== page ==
3. Fully explore the "Startown" of each planet. Chase down any wandering green NPCs. Visit any enter-able buildings and talk to those NPCs. If any of them give me a quest, enter the quest location in my notepad. Kill anyone who attacks me. Solve any quests self-contained to that city.
Chasing down NPCs in a new city.
4. This step didn't appear until late, but it eventually became important: if the planet has a police station, visit it and see if they want any of the IDs from any of the outlaws I've killed. It's a pain to figure out which outlaws are wanted on which planets, and you sometimes encounter them systems away from whoever has the bounty. Since about the 24-hour mark, I've had a dozen or so ID tags in my inventory at any given time, and it's always a nice surprise when a planet takes one or two and rewards me.
"Scars Pacino." Really strained yourself on that one, huh, developers?
5. Use the travel agency to visit any other cities on the planet for which I have business. Repeat Steps 3 and 4.

6. If the planet has an Ancients site, rent a grav vehicle or ATV and find it. Explore and loot whatever it has.
I couldn't get into this site on Regina.
7. Hopefully, by now I've solved whatever quest brought me to the planet in the first place. If not, I may have to take a second loop to find the NPC I missed the first time.

8. Return to Startown. Visit the equipment shop and sell any excess weapons and armor that I may have looted from enemies on this trip.
A good portion of my income comes from weapons looted from bad guys.
9. Occasionally, stop in the casino, play roulette, and weigh down the ENTER key on my keyboard so it keeps betting and spinning while I use the bathroom or make a snack or something. As per my previous entry on the subject, I make an average of $10,000 every 10 minutes that way. If I forget about it and leave it weighed down for hours, my party gets kicked out of the casino after earning $100,000.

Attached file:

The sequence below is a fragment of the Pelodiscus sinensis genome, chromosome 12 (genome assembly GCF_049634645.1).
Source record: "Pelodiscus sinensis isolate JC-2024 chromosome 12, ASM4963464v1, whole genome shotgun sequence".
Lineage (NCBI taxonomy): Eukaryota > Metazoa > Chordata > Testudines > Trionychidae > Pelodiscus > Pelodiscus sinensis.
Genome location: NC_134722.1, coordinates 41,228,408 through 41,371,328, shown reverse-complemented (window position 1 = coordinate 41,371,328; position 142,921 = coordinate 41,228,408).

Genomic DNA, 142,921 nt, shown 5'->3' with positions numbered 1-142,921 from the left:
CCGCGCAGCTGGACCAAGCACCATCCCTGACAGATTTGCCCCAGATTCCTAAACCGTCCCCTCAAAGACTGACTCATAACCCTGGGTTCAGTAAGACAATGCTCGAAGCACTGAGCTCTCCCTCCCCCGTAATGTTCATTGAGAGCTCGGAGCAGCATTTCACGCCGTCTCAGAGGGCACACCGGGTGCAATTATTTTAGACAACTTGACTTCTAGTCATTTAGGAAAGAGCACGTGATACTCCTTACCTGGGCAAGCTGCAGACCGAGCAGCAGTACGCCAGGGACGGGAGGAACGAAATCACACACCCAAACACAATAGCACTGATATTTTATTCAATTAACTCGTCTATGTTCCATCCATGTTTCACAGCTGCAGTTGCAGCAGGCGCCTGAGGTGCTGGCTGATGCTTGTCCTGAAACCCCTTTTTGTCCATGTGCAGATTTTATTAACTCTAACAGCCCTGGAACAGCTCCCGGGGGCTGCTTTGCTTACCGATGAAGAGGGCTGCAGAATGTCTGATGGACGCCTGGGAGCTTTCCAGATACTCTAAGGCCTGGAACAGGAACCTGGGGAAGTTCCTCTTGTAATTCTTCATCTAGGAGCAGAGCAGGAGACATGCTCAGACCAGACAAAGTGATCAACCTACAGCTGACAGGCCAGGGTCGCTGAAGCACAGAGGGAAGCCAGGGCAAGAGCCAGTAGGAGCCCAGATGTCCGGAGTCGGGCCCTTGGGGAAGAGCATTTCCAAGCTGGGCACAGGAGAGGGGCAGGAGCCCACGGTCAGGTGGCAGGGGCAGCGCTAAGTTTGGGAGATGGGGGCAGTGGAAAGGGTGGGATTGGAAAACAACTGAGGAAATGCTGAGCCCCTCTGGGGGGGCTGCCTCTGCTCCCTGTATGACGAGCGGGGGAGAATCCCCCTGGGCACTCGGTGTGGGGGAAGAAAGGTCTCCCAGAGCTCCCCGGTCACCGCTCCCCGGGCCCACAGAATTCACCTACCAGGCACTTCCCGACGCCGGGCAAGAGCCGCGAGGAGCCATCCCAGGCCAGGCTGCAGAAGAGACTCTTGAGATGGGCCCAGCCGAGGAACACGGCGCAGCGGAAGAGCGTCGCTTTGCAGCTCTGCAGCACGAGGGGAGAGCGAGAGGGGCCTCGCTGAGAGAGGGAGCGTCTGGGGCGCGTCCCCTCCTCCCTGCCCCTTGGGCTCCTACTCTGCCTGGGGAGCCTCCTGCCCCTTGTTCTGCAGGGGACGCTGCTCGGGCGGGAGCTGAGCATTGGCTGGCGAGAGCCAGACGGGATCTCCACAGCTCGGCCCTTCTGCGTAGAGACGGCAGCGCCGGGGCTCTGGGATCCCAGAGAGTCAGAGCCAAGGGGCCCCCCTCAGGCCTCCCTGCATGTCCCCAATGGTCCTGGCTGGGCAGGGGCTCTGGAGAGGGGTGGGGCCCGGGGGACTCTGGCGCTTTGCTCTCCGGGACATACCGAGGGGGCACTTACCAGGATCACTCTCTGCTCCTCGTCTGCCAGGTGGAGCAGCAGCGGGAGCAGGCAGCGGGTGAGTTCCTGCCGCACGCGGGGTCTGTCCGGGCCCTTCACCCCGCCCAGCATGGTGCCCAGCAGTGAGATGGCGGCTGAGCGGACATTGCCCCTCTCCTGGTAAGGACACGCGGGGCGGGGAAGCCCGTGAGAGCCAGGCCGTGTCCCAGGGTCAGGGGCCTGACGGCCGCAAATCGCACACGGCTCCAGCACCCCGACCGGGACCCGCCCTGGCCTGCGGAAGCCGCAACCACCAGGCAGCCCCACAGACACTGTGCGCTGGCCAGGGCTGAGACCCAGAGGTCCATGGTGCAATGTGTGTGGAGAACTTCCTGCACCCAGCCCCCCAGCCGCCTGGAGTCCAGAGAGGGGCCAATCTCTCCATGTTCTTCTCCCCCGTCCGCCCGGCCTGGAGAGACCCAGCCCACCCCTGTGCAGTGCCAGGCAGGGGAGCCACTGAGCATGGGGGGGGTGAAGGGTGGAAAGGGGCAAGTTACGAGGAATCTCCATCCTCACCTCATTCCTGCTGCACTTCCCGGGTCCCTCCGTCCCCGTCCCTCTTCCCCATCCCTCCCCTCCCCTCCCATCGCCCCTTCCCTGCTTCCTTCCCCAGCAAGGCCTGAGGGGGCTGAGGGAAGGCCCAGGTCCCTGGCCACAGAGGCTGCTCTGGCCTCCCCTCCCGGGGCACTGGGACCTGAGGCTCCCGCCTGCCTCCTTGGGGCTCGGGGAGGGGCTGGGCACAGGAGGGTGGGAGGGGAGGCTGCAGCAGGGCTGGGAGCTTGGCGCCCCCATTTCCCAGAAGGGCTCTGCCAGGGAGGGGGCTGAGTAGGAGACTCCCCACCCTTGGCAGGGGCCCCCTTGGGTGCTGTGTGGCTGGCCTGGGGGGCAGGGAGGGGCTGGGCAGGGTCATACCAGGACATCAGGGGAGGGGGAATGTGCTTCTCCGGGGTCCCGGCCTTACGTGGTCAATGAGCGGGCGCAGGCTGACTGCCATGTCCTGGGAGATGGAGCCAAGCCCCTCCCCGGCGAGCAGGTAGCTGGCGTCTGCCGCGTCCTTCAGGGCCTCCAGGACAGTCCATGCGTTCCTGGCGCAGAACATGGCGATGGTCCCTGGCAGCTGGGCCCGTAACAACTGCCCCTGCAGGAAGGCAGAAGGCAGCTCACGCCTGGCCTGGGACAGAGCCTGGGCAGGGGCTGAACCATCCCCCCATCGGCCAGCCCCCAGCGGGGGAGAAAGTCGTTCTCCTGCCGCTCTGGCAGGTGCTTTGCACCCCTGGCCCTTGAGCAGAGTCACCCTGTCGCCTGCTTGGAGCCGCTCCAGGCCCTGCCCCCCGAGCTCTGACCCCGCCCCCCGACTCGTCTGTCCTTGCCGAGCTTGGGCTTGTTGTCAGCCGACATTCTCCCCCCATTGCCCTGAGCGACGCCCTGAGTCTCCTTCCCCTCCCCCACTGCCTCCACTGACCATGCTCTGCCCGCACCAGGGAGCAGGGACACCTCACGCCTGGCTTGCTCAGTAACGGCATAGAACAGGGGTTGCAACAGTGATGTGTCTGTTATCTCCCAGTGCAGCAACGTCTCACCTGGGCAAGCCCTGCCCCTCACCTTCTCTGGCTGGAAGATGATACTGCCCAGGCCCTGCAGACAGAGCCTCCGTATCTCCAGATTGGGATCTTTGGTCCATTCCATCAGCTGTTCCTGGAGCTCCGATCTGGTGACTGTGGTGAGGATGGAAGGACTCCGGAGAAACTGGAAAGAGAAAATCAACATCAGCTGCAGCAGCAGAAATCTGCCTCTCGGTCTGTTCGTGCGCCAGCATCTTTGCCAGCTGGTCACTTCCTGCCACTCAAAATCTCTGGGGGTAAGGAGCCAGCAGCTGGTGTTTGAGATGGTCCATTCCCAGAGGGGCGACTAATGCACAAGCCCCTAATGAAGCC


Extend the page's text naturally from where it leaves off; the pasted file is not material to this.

10. Head back to the space terminal and check the destinations for commercial and chartered flights. Head for the nearest planet for which I have a quest on my quest list. If none of the destinations are on my list, consult the map for the closest destination that will get me closer to a quest planet. Either way, upon arrival, start over at Step 1.
I don't know. It looks pretty comfortable to me.
There's plenty to do on the planets besides whatever quest may have brought you there in the first place. About 1 in 4 cities have a wanted criminal to kill and loot. Many have fetch quests contained to a single city, or at least contained to other cities on the same planet. A few, of course, have special encounters that advance the main quest.
Something like this happens in about 25% of cities.
These side-quests, as I noted in earlier entries, are vital to help maintain your bank balance so you can keep traveling, renting vehicles, buying artifacts, and replenishing equipment and ammo. There isn't a strong correlation between the difficulty of a job and the amount it pays. I spent over an hour on a bunch of interrelated quests between Yres and Alell, helping some engineers on Yres manufacture a new sealant for the planet's domes, and earned less money than it cost me in passage. Other times, I might kill a wanted criminal with no difficulty at all and make $150,000. A lot of fetch quests that require you to travel between planets, even between systems, pay only $5,000-$10,000, while a few that don't require you to leave a single city pay as high as $40,000-$50,000. It makes no sense.
$5,000 will barely get me off the planet.
I have completely ignored those NPCs willing to pay a few thousand for generic items. Occasionally, you'll run across someone who wants a laser rifle or a vacuum suit and will pay above what the shop pays, but never by much, and I can't believe anyone makes serious money this way. There are a ton of NPCs running around who will buy Rech Fruit, but any player who actually bothers to go to the planet Rech, pick up loads of the fruit, and sell it across the galaxy for $2,000 a load wants to extend this game a lot longer than I do.

Mostly because of the casino winnings, bounties, and selling looted weapons and armor, my bank account has swiftly grown, and I probably could have shaved a few hours off the game by prioritizing the planets with main-quest stops rather than those with side-quest stops.